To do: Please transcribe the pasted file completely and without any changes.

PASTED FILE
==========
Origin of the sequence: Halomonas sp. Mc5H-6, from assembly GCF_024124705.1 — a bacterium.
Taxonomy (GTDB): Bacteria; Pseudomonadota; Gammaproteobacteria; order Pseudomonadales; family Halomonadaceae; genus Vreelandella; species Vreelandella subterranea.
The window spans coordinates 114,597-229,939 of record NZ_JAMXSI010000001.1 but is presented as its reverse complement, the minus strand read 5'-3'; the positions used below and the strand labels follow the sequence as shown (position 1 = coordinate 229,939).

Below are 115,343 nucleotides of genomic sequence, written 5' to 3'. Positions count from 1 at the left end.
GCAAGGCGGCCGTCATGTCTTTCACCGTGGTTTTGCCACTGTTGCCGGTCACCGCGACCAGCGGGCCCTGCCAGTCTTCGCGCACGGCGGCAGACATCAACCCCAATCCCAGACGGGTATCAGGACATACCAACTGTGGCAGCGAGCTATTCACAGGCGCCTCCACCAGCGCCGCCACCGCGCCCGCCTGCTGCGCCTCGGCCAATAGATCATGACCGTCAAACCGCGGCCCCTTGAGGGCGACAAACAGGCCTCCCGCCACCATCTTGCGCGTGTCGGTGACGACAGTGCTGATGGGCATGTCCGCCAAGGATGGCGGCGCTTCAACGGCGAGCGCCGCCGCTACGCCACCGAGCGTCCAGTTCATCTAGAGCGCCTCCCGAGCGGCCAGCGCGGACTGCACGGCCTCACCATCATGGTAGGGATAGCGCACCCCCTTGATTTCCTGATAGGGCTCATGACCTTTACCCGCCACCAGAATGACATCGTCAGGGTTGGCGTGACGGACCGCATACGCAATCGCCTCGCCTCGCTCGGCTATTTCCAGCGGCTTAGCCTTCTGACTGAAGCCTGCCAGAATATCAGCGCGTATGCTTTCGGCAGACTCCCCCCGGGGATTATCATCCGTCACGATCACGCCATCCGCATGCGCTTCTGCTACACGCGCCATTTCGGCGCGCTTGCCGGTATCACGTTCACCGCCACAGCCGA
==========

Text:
Origin of the sequence: Halomonas sp. Mc5H-6, from assembly GCF_024124705.1 — a bacterium.
Taxonomy (GTDB): Bacteria; Pseudomonadota; Gammaproteobacteria; order Pseudomonadales; family Halomonadaceae; genus Vreelandella; species Vreelandella subterranea.
The window spans coordinates 114,597-229,939 of record NZ_JAMXSI010000001.1 but is presented as its reverse complement, the minus strand read 5'-3'; the positions used below and the strand labels follow the sequence as shown (position 1 = coordinate 229,939).

Below are 115,343 nucleotides of genomic sequence, written 5' to 3'. Positions count from 1 at the left end.
GCAAGGCGGCCGTCATGTCTTTCACCGTGGTTTTGCCACTGTTGCCGGTCACCGCGACCAGCGGGCCCTGCCAGTCTTCGCGCACGGCGGCAGACATCAACCCCAATCCCAGACGGGTATCAGGACATACCAACTGTGGCAGCGAGCTATTCACAGGCGCCTCCACCAGCGCCGCCACCGCGCCCGCCTGCTGCGCCTCGGCCAATAGATCATGACCGTCAAACCGCGGCCCCTTGAGGGCGACAAACAGGCCTCCCGCCACCATCTTGCGCGTGTCGGTGACGACAGTGCTGATGGGCATGTCCGCCAAGGATGGCGGCGCTTCAACGGCGAGCGCCGCCGCTACGCCACCGAGCGTCCAGTTCATCTAGAGCGCCTCCCGAGCGGCCAGCGCGGACTGCACGGCCTCACCATCATGGTAGGGATAGCGCACCCCCTTGATTTCCTGATAGGGCTCATGACCTTTACCCGCCACCAGAATGACATCGTCAGGGTTGGCGTGACGGACCGCATACGCAATCGCCTCGCCTCGCTCGGCTATTTCCAGCGGCTTAGCCTTCTGACTGAAGCCTGCCAGAATATCAGCGCGTATGCTTTCGGCAGACTCCCCCCGGGGATTATCATCCGTCACGATCACGCCATCCGCATGCGCTTCTGCTACACGCGCCATTTCGGCGCGCTTGCCGGTATCACGTTCACCGCCACAGCCGA